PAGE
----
This attack included a number of zero-day vulnerabilities (those not yet discovered or fixed by the vendor) that were leveraged to create a chain of vulnerabilities. These were then exploited to allow the attacker to gain unrestricted administrative access to email accounts and vulnerable Microsoft Exchange servers. Malicious actors were then able to deploy stealthy control and communication (C2) malware that facilitated the long term, and undiscovered, access to affected environments.
Their exploits and attacks were credited to a Chinese-sponsored advanced persistent threat (APT) called HAFNIUM/Hafnium, whose primary target(s) were US government departments and organisations.
Microsoft disclosed the vulnerabilities on 02.03.2021, and by 10.03.2021 a security researcher had released a public proof-of-concept (PoC) piece of software that successfully exploited the vulnerabilities. Within days tens of thousands of attacks were being launched.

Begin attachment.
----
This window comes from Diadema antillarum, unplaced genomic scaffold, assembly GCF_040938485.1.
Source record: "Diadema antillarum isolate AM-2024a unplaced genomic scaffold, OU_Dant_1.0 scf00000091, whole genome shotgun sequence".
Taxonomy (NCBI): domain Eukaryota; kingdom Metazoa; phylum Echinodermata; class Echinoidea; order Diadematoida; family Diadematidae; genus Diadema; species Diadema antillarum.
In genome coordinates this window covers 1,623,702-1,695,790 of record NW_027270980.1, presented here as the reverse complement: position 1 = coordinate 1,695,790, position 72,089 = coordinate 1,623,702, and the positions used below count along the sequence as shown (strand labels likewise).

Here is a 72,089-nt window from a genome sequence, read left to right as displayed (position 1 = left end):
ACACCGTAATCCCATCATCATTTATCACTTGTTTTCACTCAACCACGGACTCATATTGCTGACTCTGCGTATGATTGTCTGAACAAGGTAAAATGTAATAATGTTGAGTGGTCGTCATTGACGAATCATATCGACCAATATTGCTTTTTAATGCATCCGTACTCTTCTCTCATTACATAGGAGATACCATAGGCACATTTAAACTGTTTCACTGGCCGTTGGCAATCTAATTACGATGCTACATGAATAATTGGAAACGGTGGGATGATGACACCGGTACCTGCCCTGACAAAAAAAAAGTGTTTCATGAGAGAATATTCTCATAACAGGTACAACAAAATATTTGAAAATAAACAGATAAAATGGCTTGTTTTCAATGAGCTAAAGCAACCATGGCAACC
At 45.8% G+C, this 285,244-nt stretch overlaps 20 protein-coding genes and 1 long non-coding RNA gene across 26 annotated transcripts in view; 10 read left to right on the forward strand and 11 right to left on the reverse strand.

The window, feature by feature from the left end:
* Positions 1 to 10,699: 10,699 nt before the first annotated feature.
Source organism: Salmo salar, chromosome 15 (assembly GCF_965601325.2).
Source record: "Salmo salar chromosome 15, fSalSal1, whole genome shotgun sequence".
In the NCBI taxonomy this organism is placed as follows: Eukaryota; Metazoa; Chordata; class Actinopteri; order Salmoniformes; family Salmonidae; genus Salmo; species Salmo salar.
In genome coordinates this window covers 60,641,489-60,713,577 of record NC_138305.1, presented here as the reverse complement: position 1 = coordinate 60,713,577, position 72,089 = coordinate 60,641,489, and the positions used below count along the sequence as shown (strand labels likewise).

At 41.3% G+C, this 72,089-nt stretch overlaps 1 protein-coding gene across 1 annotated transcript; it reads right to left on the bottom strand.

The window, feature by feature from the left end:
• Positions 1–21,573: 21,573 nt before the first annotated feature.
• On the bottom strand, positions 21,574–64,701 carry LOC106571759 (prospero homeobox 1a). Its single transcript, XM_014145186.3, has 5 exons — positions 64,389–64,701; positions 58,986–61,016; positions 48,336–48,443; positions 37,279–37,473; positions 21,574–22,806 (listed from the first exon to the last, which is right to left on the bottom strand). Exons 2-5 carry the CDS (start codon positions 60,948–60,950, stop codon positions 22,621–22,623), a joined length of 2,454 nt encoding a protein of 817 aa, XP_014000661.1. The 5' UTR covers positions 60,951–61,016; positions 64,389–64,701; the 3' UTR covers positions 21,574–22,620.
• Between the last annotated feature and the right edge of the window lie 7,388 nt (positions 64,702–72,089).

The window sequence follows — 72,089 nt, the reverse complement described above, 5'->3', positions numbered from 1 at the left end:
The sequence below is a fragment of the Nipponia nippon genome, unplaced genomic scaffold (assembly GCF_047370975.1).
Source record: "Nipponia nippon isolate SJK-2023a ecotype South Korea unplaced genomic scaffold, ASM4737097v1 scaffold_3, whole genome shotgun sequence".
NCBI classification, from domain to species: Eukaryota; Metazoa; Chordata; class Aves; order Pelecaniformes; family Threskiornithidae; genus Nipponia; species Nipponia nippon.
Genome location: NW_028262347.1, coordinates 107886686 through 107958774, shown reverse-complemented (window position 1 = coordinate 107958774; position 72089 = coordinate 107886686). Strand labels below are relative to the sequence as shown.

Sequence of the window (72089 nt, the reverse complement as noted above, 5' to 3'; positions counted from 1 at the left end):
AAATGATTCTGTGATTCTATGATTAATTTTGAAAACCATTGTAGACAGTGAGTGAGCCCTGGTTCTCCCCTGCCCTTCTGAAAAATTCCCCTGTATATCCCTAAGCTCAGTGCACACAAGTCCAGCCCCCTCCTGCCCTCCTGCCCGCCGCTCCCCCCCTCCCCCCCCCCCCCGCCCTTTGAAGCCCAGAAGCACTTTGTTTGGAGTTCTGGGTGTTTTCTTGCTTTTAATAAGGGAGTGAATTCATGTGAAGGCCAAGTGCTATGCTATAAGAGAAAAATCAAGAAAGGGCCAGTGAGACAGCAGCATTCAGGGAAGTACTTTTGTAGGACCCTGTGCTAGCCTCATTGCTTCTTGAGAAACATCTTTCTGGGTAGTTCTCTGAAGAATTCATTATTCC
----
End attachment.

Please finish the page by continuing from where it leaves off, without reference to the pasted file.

Microsoft released a series of emergency patches and updates that IT and security professionals around the world clambered to action.
This chain of vulnerabilities was successfully exploited by numerous malicious actors and resulted in thousands of organisations around the world having to conduct (sometimes unprepared) disaster recovery and business continuity actions to enable day-to-day business operations.
The HAFNIUM-related series of vulnerabilities are amongst CISA’s (US Cybersecurity & Infrastructure Agency) most dangerous and most exploited vulnerabilities and is still being exploited by malicious actors to access networks, steal data, and deploy ransomware.Contact us to find out more about our Cyber Security services